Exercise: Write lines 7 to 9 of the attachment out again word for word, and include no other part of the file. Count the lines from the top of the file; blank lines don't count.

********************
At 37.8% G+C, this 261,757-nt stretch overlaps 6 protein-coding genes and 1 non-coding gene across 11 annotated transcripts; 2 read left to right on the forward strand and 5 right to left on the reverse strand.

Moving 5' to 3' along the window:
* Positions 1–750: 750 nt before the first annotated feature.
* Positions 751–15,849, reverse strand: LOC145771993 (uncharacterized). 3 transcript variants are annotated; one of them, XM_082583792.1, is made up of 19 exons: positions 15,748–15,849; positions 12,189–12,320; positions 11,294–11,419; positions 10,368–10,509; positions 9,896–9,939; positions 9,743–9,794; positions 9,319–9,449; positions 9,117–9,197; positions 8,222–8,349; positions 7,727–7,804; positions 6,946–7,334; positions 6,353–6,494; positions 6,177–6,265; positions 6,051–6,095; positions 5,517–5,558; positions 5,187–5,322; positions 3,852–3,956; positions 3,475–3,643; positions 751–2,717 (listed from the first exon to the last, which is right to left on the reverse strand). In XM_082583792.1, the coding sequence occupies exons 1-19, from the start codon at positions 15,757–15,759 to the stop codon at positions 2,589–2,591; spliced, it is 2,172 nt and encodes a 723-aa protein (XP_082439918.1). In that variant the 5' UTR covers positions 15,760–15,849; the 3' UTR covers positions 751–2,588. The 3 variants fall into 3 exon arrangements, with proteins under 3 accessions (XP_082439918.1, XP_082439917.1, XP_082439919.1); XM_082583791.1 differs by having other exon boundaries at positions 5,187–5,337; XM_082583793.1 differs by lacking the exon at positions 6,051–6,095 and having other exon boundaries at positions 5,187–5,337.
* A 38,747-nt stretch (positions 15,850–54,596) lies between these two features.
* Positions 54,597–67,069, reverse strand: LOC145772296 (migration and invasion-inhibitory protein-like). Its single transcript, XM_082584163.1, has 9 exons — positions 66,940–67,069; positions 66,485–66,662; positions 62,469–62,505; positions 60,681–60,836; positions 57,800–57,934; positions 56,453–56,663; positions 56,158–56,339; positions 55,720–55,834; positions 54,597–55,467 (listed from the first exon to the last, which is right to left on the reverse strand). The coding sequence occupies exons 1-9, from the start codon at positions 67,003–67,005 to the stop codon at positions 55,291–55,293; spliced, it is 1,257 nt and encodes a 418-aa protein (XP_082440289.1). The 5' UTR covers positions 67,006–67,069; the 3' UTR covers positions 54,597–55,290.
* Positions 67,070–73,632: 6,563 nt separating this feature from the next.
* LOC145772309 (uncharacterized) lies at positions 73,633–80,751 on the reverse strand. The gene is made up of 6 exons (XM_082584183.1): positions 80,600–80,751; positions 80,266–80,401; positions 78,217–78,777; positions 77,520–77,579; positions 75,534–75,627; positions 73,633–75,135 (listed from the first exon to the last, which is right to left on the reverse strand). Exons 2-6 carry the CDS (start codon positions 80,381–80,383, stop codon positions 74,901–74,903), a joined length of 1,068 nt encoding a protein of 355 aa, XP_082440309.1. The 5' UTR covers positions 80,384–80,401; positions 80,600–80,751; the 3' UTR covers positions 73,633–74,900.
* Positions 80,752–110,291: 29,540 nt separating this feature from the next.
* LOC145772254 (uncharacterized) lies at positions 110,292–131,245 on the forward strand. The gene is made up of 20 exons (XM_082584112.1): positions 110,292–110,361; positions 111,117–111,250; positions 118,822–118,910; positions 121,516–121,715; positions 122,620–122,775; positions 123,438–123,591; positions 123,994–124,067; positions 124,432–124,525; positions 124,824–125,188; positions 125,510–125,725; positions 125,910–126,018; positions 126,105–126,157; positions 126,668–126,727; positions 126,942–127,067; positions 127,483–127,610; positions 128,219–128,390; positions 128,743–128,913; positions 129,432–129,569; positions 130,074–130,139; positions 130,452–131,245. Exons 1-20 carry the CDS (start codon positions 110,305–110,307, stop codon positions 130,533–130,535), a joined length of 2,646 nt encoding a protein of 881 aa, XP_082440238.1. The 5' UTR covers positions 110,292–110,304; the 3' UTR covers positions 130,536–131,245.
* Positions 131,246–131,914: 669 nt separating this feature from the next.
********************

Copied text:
* Positions 67,070–73,632: 6,563 nt separating this feature from the next.
* LOC145772309 (uncharacterized) lies at positions 73,633–80,751 on the reverse strand. The gene is made up of 6 exons (XM_082584183.1): positions 80,600–80,751; positions 80,266–80,401; positions 78,217–78,777; positions 77,520–77,579; positions 75,534–75,627; positions 73,633–75,135 (listed from the first exon to the last, which is right to left on the reverse strand). Exons 2-6 carry the CDS (start codon positions 80,381–80,383, stop codon positions 74,901–74,903), a joined length of 1,068 nt encoding a protein of 355 aa, XP_082440309.1. The 5' UTR covers positions 80,384–80,401; positions 80,600–80,751; the 3' UTR covers positions 73,633–74,900.
* Positions 80,752–110,291: 29,540 nt separating this feature from the next.